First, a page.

Budget measures will help support savers achieve adequate retirement income
The Pensions and Lifetime Savings Association (PLSA) comments on the pension measures announced in the Spring Budget.
Nigel Peaple, Director of Policy and Advocacy at the PLSA, said: “The pensions tax relief system provides crucial support for people by boosting their savings over the long term. The PLSA has long argued that tax relief is needed to encourage behaviours which help more people achieve an adequate income in retirement.
“Increasing the Lifetime Allowance, Annual Allowance and Money Purchase Annual Allowance will encourage older, often highly skilled or experienced workers, including senior doctors, to stay in the workforce and provide more flexibility for retirees to re-enter the world of work. These changes will also allow additional scope for savers to contribute lump sums, perhaps from an inheritance or a redundancy payment, into their pension to meet any shortfalls before they retire.
“While these changes to tax relief will be of most value to average and higher earners, it is positive that the Government today did not bring forward the date at which the State Pension Age would rise to 68 as has been speculated on in the media. Many people, especially those on lower earnings, rely heavily on the State Pension for their retirement income. Increases in the State Pension fall disproportionately on people on lower incomes who generally have poorer longevity. We welcomed the Government’s recent decision to introduce a 10% rise in the value of the State Pension from next month, in line with the Triple Lock.
“The Government’s recent support for new legislation that enables increases in the amount of automatic enrolment pension saving will also help people on lower and average earnings. We believe the Government should go further in this regard by gradually increasing pension contributions in the late 2020s and early 2030s so that they rise from 8% to 12%, with a larger share of the increases falling on employers, so that in future pension contributions are split evenly between the employer and employee.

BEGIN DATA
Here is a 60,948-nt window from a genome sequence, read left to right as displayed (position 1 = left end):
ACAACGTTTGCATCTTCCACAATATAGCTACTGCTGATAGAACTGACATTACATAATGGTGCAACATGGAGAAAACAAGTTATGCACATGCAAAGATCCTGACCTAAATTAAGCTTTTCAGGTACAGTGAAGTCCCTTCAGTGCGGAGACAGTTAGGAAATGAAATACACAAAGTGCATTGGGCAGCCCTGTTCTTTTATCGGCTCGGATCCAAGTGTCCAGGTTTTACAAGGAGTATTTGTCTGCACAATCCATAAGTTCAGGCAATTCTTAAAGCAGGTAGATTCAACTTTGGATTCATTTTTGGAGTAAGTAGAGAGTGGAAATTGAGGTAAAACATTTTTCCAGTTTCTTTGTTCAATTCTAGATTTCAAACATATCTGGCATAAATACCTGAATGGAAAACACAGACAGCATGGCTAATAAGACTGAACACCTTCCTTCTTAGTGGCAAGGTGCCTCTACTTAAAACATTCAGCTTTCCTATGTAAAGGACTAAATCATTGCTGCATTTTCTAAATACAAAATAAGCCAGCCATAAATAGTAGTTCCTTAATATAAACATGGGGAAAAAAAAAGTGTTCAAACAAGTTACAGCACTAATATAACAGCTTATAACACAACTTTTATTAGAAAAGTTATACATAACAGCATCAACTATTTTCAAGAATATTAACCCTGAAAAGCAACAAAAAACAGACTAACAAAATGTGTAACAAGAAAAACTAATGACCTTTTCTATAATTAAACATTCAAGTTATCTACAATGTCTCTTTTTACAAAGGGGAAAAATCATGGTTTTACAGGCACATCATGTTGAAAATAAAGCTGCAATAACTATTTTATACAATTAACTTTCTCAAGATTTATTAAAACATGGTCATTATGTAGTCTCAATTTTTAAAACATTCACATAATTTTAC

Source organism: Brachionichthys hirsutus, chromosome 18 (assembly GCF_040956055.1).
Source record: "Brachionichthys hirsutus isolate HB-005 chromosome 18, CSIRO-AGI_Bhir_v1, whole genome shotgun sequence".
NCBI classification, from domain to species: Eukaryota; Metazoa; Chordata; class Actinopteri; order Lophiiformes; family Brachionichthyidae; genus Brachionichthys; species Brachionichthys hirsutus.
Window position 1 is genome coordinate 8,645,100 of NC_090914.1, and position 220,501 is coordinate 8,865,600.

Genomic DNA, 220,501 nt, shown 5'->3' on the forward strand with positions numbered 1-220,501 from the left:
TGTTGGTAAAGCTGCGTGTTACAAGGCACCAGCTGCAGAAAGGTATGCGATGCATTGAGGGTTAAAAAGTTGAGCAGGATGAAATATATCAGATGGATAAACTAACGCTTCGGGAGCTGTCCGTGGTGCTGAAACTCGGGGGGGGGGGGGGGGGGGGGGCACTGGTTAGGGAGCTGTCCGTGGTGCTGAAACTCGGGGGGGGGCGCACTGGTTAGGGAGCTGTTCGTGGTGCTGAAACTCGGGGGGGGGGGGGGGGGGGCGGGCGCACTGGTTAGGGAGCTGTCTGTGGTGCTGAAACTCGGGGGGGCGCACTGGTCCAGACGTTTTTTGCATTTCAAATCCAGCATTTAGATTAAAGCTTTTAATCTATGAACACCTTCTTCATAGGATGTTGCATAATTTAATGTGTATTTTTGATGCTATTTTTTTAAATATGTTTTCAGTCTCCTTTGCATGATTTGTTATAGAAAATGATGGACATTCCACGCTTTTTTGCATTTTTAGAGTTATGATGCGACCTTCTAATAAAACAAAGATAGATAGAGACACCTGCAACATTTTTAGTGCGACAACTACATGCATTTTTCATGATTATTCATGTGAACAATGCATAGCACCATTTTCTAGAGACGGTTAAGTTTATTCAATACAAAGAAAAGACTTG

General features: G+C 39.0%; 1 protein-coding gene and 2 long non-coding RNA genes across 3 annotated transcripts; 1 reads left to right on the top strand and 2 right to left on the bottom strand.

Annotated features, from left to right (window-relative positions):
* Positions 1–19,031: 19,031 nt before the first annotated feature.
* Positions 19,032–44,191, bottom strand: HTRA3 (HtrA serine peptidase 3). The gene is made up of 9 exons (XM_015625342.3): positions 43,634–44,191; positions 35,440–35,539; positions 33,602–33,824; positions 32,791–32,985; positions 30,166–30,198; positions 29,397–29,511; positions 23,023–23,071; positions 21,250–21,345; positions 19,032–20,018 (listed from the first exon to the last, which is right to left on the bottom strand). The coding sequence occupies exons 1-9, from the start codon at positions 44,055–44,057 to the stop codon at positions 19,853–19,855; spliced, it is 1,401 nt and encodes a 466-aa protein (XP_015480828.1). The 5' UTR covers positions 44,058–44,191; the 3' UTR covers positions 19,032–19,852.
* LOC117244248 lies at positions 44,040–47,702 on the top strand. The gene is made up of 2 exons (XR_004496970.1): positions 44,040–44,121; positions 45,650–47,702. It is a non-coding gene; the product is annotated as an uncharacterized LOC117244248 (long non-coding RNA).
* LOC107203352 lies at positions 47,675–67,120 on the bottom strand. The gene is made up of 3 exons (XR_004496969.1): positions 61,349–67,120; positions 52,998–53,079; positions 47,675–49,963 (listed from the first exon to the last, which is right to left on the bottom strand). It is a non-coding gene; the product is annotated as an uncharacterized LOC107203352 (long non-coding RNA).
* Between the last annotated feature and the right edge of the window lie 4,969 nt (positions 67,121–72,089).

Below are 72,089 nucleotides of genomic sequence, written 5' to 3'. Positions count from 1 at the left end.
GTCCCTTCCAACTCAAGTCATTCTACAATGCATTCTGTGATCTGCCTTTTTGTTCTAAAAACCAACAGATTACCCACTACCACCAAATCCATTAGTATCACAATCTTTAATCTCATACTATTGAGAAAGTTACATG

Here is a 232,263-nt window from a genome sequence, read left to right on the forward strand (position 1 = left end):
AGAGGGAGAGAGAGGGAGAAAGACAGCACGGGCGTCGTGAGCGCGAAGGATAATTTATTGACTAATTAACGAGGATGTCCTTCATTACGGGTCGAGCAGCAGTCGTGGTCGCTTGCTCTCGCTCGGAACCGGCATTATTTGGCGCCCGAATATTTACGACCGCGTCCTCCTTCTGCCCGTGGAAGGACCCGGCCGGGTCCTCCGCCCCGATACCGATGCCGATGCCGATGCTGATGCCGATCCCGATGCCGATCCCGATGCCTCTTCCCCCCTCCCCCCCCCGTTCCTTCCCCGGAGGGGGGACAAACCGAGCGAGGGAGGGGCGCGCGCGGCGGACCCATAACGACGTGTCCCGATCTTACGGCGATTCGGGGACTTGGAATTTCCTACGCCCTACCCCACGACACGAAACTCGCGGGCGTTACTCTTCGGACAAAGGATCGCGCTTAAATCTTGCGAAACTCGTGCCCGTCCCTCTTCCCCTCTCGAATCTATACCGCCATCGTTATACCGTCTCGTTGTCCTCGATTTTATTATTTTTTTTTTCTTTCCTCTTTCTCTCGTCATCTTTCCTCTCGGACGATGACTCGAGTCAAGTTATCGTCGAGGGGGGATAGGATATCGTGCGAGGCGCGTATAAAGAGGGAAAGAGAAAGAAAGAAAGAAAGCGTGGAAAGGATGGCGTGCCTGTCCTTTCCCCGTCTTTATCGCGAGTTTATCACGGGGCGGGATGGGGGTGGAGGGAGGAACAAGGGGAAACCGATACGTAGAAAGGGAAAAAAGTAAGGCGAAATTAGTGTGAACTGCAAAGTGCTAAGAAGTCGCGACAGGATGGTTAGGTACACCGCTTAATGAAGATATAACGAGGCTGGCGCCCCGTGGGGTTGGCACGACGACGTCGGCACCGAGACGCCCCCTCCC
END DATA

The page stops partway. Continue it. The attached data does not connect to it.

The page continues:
“The Government has made clear that it wishes to find ways to encourage private sector pension funds to invest in the UK. We have worked with the Government on this issue in the Productive Finance Working Group and look forward to contributing to their further work in this area, both on the LIFTS initiative, and on any broader proposals planned for the Autumn Statement. We note that the Government also plans to consult on whether to further consolidate the investment pools that operate in support of the Local Government Pension Scheme. As it is only five years since the first pooling reform which set up eight investment pools to serve the around 90 local authority pension funds in England and Wales, we think a further large-scale reform would be unlikely to achieve very much at this time.”